Like many a bluesman of yore, Chris Whitley has faced his share of demons — and stared at least most of them down. Since his still-revered Columbia debut of 10 years ago, “Living With the Law,” the Texas-born singer/guitar slinger has trod an utterly artful, individual path, sometimes troubled but never betraying the rare talent and authentic spirit that has won him friends and fans far and wide — among them names from Bruce Springsteen and Keith Richards to Alanis Morissette and Dave Matthews.
Whitley could have been lost in the wilderness after parting ways with Sony in 1997 after three albums. Instead, the artist continued to tour the world solo, and he forged links with various indie enthusiasts, producing a lauded trio of back-to-basics releases that solidified his fervent fan base as well as boosted his confidence and bolstered his catalog. Now — in league with Dave Matthews and his ATO Records label — Whitley has embarked upon the second stage of his career renaissance with “Rocket House.” Issued in early June, the album stands as both artistic epiphany and audience entreaty, as the age-old gutbucket poetics of his solo shows shine in settings colored by contemporary studio sounds.
As wary of corny traditionalism as he is of trendy futurism, Whitley has always followed the spirit rather than the letter of his heroic exemplars from Robert Johnson to Bob Dylan. Yet the digital beats and electronic atmospherics of “Rocket House” still take on a sepia tone, so that the new single, “To Joy (Revolution of the Innocents),” seems simultaneously down-home and downtown — much like the man himself.
As someone who has felt both the embrace and the backhand of fickle fate, the soon-to-be-41 Whitley appreciates his current position. A lesser figure might still blame a failure of faith or of nerve on the corporation’s part, but Whitley says of his break with Sony, “Any failure to get across — or succeed — in the past was just as much due to my own mixture of insecurity and vanity, which I’ve dealt with in recent years.”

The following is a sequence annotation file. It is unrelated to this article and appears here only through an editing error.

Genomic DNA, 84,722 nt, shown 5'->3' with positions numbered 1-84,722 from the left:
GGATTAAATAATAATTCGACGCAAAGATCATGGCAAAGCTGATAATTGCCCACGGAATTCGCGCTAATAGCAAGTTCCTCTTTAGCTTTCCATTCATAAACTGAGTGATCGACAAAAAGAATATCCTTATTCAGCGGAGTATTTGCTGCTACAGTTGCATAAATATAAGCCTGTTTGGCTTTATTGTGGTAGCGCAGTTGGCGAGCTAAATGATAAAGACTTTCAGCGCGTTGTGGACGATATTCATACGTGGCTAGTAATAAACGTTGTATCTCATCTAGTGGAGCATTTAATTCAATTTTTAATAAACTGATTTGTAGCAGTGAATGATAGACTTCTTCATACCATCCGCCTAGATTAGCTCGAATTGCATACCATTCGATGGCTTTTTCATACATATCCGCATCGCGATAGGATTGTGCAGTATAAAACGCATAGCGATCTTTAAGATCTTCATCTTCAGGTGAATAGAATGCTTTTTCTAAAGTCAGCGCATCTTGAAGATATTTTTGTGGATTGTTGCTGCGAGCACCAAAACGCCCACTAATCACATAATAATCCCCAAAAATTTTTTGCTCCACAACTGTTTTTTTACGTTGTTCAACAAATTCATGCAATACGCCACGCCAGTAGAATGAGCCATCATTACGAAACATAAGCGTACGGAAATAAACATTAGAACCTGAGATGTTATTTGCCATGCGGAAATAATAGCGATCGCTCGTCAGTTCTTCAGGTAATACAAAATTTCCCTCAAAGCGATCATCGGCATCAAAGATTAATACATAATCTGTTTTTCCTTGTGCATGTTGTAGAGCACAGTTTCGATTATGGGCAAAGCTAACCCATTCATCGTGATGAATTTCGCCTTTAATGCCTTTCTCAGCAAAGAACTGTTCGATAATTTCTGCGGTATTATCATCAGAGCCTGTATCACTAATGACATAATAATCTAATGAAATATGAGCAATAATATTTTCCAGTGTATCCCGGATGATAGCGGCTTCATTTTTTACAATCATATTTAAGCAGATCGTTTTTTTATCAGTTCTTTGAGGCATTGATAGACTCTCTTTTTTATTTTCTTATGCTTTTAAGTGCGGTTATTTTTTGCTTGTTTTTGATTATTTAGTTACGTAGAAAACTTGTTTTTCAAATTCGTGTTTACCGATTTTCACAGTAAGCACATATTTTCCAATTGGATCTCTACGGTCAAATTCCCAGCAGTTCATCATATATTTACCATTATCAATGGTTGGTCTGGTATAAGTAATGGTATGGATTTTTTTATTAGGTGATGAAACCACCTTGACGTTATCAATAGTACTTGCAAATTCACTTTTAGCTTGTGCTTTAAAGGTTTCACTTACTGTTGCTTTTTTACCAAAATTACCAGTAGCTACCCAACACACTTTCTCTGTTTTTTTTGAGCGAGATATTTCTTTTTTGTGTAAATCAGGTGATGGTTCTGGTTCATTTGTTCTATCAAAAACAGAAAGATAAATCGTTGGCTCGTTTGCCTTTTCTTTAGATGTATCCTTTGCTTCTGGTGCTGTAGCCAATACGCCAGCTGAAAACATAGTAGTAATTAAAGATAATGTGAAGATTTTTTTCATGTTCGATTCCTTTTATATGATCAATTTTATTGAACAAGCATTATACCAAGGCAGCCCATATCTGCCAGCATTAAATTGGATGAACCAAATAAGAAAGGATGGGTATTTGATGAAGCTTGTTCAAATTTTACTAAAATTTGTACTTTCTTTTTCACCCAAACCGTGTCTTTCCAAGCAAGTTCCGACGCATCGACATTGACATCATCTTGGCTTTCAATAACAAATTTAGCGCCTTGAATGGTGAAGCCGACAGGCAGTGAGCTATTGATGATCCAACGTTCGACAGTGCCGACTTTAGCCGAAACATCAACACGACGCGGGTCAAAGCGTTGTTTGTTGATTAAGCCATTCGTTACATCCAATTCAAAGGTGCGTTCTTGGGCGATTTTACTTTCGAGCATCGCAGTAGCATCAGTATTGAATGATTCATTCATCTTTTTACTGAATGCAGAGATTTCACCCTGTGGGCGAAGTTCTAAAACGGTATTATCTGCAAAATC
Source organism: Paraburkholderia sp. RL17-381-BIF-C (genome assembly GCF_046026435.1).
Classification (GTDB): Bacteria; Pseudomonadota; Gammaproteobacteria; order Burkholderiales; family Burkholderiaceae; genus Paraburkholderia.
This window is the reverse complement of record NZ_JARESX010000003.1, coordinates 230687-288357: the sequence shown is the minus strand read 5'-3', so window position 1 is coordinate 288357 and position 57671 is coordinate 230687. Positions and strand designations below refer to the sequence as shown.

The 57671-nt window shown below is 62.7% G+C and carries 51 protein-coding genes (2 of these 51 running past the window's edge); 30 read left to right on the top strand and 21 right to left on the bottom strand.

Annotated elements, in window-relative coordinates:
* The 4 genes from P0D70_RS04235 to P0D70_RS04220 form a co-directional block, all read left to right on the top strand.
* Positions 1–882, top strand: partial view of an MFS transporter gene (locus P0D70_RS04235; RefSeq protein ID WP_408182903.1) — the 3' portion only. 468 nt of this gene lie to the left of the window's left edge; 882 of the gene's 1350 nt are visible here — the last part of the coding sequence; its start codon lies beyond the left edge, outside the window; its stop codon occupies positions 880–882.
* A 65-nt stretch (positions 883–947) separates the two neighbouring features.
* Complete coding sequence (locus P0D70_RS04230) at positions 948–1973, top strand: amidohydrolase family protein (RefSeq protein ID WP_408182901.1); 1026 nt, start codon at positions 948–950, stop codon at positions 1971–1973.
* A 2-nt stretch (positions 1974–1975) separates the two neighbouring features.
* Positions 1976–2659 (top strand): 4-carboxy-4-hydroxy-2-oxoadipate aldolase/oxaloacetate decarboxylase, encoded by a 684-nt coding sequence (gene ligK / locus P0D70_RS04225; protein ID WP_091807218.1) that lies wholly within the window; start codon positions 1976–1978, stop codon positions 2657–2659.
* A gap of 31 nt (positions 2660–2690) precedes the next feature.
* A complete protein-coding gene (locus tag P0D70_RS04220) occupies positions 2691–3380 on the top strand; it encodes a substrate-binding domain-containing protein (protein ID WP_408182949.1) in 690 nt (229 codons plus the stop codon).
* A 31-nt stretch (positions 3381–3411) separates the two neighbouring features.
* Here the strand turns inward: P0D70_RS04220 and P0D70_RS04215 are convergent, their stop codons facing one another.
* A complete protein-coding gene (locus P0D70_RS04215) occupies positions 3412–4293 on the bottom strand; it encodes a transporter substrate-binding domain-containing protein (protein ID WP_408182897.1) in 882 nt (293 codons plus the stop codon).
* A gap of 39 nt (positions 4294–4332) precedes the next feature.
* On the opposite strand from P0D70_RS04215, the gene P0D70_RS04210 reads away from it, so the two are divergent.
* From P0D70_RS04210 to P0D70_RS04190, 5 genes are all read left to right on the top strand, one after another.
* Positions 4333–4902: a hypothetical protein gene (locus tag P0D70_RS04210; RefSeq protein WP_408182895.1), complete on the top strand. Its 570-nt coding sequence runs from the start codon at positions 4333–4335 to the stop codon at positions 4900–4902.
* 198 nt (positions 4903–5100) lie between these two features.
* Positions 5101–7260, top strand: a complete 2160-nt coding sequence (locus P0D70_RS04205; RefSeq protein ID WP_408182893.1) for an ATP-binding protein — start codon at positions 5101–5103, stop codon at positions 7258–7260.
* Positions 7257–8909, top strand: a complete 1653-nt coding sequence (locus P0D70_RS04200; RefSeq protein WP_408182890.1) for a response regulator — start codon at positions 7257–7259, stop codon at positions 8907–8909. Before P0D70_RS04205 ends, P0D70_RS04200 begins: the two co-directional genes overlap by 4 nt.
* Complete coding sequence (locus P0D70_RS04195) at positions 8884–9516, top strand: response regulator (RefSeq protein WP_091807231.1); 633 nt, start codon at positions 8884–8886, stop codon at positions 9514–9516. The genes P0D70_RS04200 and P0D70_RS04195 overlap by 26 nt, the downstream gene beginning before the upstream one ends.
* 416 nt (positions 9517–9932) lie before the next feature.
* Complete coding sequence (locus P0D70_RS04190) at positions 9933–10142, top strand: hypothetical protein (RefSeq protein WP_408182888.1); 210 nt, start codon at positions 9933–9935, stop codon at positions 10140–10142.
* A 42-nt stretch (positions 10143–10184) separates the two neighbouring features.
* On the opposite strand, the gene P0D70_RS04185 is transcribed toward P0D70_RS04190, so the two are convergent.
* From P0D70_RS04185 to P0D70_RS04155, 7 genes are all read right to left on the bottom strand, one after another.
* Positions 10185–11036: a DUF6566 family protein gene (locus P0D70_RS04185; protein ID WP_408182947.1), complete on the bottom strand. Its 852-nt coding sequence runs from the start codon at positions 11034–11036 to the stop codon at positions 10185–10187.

After the relative commercial disappointment of his edgy, ambitious Work/Sony follow-ups to “Living With the Law” — 1995’s “Din of Ecstasy” and ’96’s “Terra Incognita” — Whitley regained his footing by linking with New York boutique label Messenger Records and German indie UlfTone for the rough-hewn “Dirt Floor,” a solo set recorded in a single day, and the subsequent “Live at Martyrs’.”
Last year, Whitley also released “Perfect Day” (via Valley Entertainment in the U.S. and UlfTone in Europe), which saw him set down sublime interpretations of influences from Howlin’ Wolf to Jimi Hendrix. And the roots of the forward-minded rattle-and-hum on “Rocket House” — and the initial fruits of Whitley’s fondness for European electro-pioneers, cultivated during years living in Belgium — can be heard in two home-grown recordings: drum-machine-fueled covers of Kraftwerk’s “The Model” (heard on the European edition of “Dirt Floor”) and of James Brown’s “I Can’t Stand Myself” (from a Brown tribute disc on Zero Hour).
The studio credo for “Rocket House” was to “make a soul record with studio technology as part of the writing process,” Whitley explains. “I wanted to use technology in an organic way, without irony or post-modernism. And I wanted to write lyrics in response to these new sounds we were getting.”
The alchemical result retained Whitley’s characteristic blue hues and bent notes alongside the new beats and bleats. The graceful keening of Whitley’s voice and the gutsy rasp of his slide guitar are still prime attractions, although the disc’s sonic palette draws from Whitley’s guitar-synth and substantial rhythmic/textural contributions from producer/drummer Tony Mangurian, DJ Logic, and keyboardist/arranger Stephen Barber.